From the park's website:
Located in Ohio's Bluegrass region, one of the state's most scenic and biologically interesting areas, Adams Lake State Park has much to offer the nature enthusiast. Remnant prairies and a quiet lake can be enjoyed in this small (50-acre) unique park.
On Sunday, June 30, 2019, two members of the Southeast Ohio Radio Adventure Team performed a successful activation of Adams Lake State Park in Ohio as part of the Parks on the Air (POTA; link) program. Eric McFadden, WD8RIF, and Miles McFadden, KD8KNC, visited the park on a hot, humid afternoon accompanied by Vickie McFadden, KC8MAJ, and the family's two small dogs, Theo and Mindy, while on their way home to southeastern Ohio following time spent in Kentucky for the annual McFadden Family Reunion.
The quintet arrived at Adams Lake State Park at about 2130 UTC and drove the length of Park Road 1 to scount a location to deploy. Settling on a well-shaded picnic area near the Post Oak Trail trailhead, Eric and Miles quickly deployed the 28½' end-fed vertical supported on an MFJ-1910 33' fiberglass mast and set up the KX3 on the shaded picnic table. Eric was on the air by 2155 UTC.
Eric's good friend and POTA-Hunter K8RAT had reported that band conditions had been poor the whole day and that POTA Activators had had to work hard to validate their activations. This news, combined with the memory of the recent very challenging activation at Mohican State Park (link) and the late start-time, caused Eric to be concerned that he might have difficulty making his required ten QSOs before the end of the UTC day just two hours away. However, even though band conditions weren't great and the POTA Spotting system wasn't properly skimming Eric's RBN spots, Eric needn't have been worried.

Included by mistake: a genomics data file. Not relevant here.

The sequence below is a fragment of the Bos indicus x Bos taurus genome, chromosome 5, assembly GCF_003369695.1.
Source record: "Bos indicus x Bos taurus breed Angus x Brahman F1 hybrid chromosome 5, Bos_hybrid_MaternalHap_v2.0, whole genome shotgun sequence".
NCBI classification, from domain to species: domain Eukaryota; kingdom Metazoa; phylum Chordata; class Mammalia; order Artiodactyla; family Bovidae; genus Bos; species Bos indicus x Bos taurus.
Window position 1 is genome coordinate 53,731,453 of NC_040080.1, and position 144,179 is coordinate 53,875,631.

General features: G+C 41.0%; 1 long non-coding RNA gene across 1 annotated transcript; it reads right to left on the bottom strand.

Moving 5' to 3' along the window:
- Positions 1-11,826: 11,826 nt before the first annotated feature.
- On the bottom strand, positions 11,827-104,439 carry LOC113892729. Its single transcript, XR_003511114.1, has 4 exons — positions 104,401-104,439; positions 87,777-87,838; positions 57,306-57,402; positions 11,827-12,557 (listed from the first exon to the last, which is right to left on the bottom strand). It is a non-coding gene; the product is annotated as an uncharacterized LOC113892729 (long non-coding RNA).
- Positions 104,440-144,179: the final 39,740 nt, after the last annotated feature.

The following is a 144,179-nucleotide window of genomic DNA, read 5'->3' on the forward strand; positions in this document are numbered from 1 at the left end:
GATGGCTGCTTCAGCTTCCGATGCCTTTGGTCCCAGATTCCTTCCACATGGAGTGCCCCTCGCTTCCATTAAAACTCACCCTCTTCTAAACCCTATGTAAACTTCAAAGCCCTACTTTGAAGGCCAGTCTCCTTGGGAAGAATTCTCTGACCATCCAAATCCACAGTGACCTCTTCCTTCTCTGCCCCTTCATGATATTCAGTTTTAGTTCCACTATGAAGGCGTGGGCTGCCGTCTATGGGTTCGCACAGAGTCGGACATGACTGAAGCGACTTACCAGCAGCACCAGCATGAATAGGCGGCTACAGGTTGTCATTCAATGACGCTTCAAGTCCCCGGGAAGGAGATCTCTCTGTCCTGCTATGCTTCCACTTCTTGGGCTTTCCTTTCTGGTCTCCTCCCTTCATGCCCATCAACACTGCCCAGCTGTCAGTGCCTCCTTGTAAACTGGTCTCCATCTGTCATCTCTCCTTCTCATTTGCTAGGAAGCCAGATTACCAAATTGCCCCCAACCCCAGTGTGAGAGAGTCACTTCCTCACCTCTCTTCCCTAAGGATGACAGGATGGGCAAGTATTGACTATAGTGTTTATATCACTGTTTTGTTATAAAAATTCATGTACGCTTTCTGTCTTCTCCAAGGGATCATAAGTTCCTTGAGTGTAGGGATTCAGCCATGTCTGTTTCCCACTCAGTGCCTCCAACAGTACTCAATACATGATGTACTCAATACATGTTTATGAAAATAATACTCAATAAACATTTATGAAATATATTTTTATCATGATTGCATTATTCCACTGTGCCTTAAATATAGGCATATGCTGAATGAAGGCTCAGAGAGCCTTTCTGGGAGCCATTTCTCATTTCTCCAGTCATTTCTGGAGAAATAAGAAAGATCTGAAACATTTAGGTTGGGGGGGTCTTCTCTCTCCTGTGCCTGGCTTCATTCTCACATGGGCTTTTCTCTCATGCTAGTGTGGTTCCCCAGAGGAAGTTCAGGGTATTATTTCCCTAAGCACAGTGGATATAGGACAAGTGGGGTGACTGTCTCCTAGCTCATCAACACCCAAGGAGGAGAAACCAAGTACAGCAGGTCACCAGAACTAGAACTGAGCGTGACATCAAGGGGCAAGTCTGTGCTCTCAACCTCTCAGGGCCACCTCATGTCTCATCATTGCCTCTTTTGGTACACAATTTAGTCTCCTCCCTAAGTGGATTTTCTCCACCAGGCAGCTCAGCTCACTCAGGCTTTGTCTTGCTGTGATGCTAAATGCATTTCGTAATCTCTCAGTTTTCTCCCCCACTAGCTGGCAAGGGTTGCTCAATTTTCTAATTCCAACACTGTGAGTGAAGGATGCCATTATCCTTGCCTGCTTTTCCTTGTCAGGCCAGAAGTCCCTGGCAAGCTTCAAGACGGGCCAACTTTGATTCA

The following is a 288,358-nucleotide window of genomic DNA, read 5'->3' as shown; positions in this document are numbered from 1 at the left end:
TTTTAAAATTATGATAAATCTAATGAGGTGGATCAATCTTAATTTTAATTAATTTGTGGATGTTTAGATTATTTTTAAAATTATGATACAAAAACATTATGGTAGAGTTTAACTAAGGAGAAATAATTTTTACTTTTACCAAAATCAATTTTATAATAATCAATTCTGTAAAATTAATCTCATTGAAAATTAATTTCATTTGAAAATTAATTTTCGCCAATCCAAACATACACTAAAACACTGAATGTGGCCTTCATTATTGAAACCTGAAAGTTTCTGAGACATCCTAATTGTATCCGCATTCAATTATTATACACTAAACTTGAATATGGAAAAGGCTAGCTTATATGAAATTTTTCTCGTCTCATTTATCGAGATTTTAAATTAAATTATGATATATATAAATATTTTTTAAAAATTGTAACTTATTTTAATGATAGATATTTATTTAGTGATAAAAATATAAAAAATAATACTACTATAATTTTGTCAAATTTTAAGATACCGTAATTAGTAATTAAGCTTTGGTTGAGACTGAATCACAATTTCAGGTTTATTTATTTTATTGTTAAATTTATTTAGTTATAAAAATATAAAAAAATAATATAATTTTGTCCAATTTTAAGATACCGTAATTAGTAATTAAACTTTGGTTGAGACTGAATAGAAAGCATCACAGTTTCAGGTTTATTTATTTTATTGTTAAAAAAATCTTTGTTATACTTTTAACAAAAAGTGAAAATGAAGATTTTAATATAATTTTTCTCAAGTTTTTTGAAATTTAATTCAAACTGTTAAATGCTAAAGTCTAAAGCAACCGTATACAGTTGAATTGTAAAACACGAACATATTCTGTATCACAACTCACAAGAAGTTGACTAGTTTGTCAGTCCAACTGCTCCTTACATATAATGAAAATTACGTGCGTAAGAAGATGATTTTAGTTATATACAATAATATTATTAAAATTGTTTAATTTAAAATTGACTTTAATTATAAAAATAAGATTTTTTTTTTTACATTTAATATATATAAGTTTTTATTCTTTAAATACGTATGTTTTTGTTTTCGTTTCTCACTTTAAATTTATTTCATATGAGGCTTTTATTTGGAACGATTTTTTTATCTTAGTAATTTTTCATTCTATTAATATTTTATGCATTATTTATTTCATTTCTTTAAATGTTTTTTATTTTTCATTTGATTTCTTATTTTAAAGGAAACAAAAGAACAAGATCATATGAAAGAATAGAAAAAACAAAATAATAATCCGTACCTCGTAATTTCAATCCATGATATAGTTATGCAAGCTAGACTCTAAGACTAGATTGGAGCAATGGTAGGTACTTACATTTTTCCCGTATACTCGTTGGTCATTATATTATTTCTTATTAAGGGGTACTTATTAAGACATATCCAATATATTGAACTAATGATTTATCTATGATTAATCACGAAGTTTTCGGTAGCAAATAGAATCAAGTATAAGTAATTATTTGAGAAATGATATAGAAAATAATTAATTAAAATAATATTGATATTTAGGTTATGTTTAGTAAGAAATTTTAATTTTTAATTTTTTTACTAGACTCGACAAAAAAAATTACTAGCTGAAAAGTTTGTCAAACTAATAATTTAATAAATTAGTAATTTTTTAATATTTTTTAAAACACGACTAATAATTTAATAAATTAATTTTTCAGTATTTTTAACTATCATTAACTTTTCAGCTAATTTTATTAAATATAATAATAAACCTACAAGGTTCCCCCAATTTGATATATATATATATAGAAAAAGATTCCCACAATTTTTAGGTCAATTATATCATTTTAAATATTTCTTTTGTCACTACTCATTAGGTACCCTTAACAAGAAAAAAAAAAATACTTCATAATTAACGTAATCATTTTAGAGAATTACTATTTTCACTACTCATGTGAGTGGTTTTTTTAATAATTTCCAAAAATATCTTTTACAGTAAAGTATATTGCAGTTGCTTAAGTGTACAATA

While Miles spotted Eric to the POTA Spots website (link), Eric began operations on 40m. His first QSO came at 2158 UTC with VE3FLN. QSOs on 40m came steadily, if not quickly, with Eric's tenth QSO on 40m coming at 2235 UTC with N8NK. Switching to 80m at 2233 UTC, Eric made a QSO with the aforementioned friend and POTA-Hunder K8RAT at 2235 UTC. Eric was pleased to have validated his activation is just about thirty minutes.
With eleven QSOs in the log and the prospect of at least two hours yet to go before arrival at home, Eric announced he was going QRT and he and Miles took down and packed up the station.
Previous mention was made of problems with the POTA Spotting system. While both Miles and K8RAT were able to spot Eric to the POTA Spots web page (link), Eric's CQ calls, which were reliably picked up by the Reverse Beacon Network (link), were not skimmed from RBN by the POTA Spots websites as they should have been. It's unclear why these automatic spots weren't working for Eric but, thanks to help by Miles and K8RAT, Eric got spotted enough times to successfully validate his activation.
With one exception, Adams Lake appears to be a beautiful and peaceful state park that bears additional visits. The single exception mentioned in the previous sentence is that waterfowl hunting is permitted in the far-eastern end of the park. The first shotgun blast that occurred while Eric and Miles were setting up the station was startling enough to the humans but it was terrifying to little Theo-dog, who had been busily exploring all the new smells to be found in the park about 50 yards away when the shot was heard, and the blast caused him to tear back at full speed to the safety of the van. A second shotgun blast occurred while Theo was hiding in the van but, fortunately, no additional shots were heard. Miles was able to eventually coax Theo out of the van but the scared little dog stayed under Eric's picnic table for the rest of the activation.
All Eric's QSOs were CW and were made at the 5-watt level. Miles didn't operate but did all of the expedition photography, took care of the dogs, helped with set-up and tear-down, and helped with navigation.
Eric also submitted his log to the World Wide Flora and Fauna in Amateur Radio (WWFF; link) program although he didn't make enough QSOs to to achieve a valid activation within the program which requires 44 QSOs be made. However, the WWFF program allows these 44 QSOs be made over any number of visits so a valid activation within WWFF is still possible if subsequent visits to the park are made.